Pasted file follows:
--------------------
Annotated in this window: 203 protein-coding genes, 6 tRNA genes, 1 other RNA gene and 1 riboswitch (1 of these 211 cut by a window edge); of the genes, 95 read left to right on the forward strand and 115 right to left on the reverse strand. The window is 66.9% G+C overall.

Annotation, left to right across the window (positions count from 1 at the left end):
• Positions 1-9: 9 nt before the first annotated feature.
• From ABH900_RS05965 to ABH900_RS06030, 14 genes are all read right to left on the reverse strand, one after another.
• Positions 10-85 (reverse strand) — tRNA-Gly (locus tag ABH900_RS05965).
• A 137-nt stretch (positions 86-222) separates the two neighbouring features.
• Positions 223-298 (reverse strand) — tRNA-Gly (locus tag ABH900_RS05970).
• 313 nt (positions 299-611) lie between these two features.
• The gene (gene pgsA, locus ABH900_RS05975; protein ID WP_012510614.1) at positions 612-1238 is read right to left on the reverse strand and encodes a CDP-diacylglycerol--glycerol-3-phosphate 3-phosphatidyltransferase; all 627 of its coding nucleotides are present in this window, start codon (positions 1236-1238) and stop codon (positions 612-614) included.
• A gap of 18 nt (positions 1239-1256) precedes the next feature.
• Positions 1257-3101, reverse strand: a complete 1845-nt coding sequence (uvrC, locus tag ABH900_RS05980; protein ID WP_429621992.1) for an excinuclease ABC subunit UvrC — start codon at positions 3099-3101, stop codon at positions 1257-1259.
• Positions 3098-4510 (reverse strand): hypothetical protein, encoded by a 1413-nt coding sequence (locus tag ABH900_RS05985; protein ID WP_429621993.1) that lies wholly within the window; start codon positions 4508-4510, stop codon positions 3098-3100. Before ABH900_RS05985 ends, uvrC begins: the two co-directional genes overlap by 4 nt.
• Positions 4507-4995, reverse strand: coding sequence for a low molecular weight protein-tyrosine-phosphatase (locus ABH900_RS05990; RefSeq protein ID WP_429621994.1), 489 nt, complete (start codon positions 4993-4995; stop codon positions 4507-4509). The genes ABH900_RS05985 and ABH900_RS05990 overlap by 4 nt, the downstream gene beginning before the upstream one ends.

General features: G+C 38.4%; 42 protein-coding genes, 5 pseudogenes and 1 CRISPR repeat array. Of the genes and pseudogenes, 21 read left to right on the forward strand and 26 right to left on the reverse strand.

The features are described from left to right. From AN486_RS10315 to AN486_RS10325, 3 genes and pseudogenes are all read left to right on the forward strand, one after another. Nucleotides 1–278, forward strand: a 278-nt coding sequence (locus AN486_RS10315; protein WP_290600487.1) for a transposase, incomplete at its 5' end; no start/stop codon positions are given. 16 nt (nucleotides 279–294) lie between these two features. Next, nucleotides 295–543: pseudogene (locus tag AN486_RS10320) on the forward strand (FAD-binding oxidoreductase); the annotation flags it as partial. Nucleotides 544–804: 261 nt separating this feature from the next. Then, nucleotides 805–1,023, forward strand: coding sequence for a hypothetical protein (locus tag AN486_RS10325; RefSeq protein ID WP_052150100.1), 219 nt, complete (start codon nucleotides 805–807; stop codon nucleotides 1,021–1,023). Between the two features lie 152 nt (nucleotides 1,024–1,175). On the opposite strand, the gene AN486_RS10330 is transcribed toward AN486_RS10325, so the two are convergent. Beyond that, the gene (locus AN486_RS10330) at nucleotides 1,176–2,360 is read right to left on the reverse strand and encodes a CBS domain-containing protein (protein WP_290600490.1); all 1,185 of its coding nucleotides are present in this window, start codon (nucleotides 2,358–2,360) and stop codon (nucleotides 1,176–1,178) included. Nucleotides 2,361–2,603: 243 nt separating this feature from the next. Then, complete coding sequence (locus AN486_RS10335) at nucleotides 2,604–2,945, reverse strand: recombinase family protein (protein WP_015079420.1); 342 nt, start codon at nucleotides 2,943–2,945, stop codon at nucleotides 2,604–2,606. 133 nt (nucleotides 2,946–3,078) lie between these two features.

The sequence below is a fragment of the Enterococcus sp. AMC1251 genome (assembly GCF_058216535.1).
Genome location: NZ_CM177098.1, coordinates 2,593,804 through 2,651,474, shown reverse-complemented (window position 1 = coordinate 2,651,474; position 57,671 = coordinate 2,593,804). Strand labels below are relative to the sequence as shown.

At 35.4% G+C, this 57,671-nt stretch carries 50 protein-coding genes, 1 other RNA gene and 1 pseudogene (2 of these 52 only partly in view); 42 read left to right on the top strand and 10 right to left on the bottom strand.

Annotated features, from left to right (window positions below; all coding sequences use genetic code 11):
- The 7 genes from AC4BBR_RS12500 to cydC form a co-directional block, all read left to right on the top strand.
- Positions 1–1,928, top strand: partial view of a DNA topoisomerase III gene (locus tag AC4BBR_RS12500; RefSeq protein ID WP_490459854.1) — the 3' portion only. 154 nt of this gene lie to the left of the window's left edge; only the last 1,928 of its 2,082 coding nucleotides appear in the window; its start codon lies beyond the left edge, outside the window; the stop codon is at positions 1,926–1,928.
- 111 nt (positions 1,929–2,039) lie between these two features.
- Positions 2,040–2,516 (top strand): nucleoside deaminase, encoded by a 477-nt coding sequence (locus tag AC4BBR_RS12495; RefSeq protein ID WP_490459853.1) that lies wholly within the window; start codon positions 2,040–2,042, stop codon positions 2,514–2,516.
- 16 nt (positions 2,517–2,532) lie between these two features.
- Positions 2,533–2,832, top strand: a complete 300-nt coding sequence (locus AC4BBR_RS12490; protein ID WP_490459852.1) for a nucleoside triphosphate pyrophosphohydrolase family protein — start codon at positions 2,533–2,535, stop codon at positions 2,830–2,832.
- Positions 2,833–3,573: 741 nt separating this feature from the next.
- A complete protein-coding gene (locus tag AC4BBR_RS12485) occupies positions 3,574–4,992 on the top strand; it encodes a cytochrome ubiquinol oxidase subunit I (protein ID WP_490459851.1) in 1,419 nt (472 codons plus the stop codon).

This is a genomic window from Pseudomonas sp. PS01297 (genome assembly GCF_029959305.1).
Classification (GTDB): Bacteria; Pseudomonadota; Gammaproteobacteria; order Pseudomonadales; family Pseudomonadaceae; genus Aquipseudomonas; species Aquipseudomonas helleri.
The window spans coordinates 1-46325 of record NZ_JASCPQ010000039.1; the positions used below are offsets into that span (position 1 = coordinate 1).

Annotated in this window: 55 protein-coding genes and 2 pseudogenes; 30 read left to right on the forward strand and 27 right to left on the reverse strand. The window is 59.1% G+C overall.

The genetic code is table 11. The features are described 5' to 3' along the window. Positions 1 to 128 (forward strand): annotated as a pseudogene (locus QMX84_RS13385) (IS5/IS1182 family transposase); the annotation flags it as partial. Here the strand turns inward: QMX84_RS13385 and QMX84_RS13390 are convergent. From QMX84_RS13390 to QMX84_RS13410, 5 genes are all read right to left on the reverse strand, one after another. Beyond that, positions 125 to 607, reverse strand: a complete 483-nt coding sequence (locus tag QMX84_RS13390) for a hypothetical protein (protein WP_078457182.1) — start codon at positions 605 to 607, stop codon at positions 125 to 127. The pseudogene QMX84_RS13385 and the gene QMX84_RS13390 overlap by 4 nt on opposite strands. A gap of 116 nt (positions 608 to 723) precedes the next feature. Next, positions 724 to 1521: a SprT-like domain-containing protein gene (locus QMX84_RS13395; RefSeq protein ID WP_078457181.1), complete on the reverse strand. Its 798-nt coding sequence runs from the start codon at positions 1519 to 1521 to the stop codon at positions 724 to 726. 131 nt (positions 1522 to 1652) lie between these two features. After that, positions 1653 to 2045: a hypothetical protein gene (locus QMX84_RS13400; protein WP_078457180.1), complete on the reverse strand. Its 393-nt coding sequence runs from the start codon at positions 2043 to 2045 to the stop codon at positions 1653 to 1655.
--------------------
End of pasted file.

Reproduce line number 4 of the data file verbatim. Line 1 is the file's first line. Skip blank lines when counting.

• From ABH900_RS05965 to ABH900_RS06030, 14 genes are all read right to left on the reverse strand, one after another.